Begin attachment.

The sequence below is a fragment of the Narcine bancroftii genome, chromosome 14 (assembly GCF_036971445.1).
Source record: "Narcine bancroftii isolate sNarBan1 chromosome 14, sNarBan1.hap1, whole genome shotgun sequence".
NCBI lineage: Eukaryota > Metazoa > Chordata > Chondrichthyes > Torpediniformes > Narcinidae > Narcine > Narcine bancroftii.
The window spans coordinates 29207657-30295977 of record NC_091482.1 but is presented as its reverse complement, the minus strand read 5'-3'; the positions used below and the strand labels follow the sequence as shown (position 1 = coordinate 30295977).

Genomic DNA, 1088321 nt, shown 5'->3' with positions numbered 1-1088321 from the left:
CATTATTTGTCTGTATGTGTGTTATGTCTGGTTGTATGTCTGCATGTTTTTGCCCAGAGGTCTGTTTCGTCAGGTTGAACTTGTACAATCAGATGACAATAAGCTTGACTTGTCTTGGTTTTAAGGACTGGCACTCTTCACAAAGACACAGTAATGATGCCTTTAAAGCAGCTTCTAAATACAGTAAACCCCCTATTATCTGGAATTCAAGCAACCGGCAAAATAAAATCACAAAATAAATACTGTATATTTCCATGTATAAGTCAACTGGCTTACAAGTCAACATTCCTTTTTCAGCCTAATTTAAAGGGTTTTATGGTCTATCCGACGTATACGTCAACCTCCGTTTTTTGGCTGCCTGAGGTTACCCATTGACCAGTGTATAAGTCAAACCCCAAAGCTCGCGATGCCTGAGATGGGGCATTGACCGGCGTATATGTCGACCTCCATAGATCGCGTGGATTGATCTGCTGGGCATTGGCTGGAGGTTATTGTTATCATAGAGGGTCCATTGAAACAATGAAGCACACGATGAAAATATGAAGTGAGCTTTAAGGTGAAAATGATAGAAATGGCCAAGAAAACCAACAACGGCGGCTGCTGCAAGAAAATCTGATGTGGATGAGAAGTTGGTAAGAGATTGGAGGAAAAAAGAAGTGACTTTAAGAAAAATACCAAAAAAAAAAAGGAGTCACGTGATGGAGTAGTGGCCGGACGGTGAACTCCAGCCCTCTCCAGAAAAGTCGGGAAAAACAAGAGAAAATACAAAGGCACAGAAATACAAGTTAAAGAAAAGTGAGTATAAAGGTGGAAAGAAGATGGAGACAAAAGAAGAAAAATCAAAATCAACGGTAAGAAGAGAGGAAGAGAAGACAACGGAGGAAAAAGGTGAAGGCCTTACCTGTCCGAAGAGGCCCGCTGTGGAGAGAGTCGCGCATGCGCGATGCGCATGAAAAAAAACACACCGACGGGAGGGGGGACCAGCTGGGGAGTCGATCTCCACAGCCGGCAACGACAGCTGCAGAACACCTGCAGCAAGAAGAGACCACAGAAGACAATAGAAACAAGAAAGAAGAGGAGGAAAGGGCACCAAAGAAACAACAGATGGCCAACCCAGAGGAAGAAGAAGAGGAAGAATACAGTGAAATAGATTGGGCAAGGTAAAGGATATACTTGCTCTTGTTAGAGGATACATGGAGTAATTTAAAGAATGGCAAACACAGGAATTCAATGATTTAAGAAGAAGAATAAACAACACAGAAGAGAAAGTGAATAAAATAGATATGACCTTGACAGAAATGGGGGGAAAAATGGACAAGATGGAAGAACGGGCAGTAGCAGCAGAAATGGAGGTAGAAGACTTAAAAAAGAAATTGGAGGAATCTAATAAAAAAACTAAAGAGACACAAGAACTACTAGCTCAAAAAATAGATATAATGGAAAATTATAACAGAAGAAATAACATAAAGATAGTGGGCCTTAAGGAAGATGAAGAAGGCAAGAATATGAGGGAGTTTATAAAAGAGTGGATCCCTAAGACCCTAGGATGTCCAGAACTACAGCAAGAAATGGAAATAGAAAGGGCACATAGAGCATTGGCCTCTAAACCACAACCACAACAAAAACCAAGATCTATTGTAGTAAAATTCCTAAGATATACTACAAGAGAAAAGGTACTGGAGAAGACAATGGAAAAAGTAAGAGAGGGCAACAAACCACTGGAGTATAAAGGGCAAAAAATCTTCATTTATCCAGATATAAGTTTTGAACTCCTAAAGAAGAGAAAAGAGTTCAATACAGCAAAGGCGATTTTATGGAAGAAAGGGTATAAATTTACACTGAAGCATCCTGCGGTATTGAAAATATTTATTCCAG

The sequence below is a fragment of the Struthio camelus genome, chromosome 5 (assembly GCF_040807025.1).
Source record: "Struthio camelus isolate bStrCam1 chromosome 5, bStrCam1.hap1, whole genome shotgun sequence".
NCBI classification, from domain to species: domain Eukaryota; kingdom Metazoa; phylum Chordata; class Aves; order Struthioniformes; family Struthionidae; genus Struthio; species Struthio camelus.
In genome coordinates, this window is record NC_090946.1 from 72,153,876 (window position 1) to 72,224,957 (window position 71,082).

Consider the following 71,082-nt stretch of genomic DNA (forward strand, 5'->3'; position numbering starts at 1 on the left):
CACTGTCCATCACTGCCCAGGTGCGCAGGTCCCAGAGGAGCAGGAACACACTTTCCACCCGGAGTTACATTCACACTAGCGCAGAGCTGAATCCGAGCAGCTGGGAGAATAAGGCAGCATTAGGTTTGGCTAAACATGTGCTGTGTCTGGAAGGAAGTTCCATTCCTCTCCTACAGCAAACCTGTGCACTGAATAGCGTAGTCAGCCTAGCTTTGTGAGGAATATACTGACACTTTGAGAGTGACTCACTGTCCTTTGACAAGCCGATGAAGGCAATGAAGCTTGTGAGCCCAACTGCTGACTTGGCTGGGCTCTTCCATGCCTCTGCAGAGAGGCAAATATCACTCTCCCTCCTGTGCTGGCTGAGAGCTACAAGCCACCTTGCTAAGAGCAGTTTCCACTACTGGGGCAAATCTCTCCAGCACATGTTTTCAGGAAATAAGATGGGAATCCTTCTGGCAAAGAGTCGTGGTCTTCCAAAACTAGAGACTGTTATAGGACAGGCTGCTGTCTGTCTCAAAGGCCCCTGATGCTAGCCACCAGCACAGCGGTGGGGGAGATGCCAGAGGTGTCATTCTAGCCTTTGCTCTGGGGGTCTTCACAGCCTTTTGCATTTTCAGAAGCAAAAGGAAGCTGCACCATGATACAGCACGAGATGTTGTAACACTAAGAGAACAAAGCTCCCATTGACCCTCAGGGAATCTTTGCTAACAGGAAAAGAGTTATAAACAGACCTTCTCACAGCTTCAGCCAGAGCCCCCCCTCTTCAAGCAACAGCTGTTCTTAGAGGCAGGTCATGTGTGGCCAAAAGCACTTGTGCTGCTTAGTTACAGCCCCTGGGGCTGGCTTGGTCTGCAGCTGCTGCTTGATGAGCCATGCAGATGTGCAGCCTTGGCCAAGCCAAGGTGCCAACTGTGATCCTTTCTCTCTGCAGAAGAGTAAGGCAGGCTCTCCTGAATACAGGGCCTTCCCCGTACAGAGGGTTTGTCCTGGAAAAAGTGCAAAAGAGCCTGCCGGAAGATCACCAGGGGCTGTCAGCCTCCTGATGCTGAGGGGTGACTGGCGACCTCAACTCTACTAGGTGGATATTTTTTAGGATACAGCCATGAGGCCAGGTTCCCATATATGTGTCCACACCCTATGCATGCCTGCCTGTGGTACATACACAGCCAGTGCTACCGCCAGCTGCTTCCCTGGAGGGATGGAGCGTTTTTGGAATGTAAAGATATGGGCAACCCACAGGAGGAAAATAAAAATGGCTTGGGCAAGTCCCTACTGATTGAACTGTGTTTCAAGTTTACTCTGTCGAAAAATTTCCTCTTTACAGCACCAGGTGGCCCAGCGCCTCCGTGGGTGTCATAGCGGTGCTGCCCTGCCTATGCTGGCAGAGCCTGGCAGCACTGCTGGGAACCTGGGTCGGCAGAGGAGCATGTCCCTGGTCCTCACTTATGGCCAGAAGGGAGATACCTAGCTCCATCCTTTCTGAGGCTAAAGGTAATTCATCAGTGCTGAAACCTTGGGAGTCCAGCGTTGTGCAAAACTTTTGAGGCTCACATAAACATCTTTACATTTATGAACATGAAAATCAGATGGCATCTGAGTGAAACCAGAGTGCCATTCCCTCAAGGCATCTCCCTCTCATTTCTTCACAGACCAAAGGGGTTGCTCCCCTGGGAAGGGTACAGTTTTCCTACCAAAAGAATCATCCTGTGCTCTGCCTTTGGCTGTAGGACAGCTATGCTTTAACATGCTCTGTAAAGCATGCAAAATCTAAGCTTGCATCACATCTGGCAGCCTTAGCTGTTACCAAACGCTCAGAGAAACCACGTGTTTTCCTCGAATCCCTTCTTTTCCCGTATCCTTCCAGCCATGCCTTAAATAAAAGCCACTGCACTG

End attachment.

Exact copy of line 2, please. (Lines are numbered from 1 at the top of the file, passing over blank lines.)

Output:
Source record: "Narcine bancroftii isolate sNarBan1 chromosome 14, sNarBan1.hap1, whole genome shotgun sequence".